Why should I hold managed futures? This was a much harder question to answer when bonds had such a negative correlation with stocks. Bond provided safety, yield, and return. Allocations to bonds provided diversification and return during the post-Great Financial Crisis period. It protected portfolios when volatility spiked, generated returns during the falling inflation, and did this through the simple allocation scheme of just holding two assets.

If the stock-bond correlation rises and moves closer to 0, managed futures will have similar diversification attributes. If bonds are underperforming because of low or negative yields and rising interest rates, managed futures programs are more likely to outperform on a total return basis. This makes holding managed futures more valuable.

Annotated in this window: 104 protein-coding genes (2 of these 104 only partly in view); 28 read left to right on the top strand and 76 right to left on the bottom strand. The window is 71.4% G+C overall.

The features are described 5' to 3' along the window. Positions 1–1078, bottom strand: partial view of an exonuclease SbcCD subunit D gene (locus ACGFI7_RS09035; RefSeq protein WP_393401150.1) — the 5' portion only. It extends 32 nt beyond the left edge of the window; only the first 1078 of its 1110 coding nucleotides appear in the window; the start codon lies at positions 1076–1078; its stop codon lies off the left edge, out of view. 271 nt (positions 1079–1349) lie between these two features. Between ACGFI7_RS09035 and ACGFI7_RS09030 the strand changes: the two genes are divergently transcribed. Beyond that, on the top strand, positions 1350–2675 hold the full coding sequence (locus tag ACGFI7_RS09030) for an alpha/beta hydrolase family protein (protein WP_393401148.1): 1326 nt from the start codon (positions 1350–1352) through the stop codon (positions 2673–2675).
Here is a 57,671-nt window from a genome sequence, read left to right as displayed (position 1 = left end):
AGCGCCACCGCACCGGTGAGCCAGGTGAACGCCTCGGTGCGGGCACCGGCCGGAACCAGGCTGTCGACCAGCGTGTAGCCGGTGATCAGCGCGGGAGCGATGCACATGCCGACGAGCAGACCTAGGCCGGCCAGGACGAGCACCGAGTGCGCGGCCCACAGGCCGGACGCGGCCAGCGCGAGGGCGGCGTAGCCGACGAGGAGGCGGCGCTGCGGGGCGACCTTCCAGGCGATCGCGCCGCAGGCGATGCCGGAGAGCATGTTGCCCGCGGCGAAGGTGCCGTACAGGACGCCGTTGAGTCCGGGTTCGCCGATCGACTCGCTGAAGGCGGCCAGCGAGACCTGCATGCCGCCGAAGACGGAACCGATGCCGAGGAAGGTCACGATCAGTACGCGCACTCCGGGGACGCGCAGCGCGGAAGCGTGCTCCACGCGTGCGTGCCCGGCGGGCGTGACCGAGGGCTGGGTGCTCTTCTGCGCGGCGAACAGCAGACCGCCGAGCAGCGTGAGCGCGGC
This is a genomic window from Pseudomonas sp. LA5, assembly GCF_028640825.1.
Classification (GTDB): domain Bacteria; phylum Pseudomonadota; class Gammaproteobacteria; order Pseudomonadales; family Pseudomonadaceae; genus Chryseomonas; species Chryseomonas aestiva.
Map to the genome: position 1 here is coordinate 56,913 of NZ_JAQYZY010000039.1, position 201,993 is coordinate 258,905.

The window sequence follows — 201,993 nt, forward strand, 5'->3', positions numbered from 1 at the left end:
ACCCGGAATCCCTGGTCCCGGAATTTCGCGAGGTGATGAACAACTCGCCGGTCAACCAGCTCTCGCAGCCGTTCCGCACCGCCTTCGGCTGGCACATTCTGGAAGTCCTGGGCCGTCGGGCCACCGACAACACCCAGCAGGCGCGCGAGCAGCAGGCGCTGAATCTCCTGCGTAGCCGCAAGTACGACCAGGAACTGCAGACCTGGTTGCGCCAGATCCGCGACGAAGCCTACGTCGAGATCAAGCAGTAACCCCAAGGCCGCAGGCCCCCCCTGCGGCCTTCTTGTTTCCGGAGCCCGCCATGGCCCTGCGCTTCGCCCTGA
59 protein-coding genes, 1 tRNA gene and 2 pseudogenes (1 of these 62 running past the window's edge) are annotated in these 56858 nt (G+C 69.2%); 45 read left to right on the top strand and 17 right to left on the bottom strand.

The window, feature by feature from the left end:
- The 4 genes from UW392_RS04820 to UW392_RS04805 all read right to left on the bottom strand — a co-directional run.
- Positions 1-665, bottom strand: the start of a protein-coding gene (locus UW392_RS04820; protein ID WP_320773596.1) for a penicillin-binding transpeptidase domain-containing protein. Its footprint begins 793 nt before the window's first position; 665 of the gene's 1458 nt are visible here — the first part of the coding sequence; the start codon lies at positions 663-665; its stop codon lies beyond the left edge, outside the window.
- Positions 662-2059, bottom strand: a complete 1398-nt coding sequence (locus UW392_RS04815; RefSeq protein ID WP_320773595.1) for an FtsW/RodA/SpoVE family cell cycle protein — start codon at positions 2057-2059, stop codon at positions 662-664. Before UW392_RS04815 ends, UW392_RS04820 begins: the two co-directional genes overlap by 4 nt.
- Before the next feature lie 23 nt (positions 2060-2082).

The stock-bond correlation is increasing for several reasons, but the rise is primarily because of increasing inflation expectations. With inflation rising closer to 2% and the economy as measured by unemployment below 5%, inflation expectations have increased across most maturities. The negative correlation was associated with a “flight to quality” effect based on uncertainty, but with no current crisis, inflation expectations are the dominant driver. In addition, the low current volatility in equities, as measured by the VIX index, reduces risk-off safety flows.

If you believe that inflation should rise, a consistent allocation approach would be to increase managed futures exposure.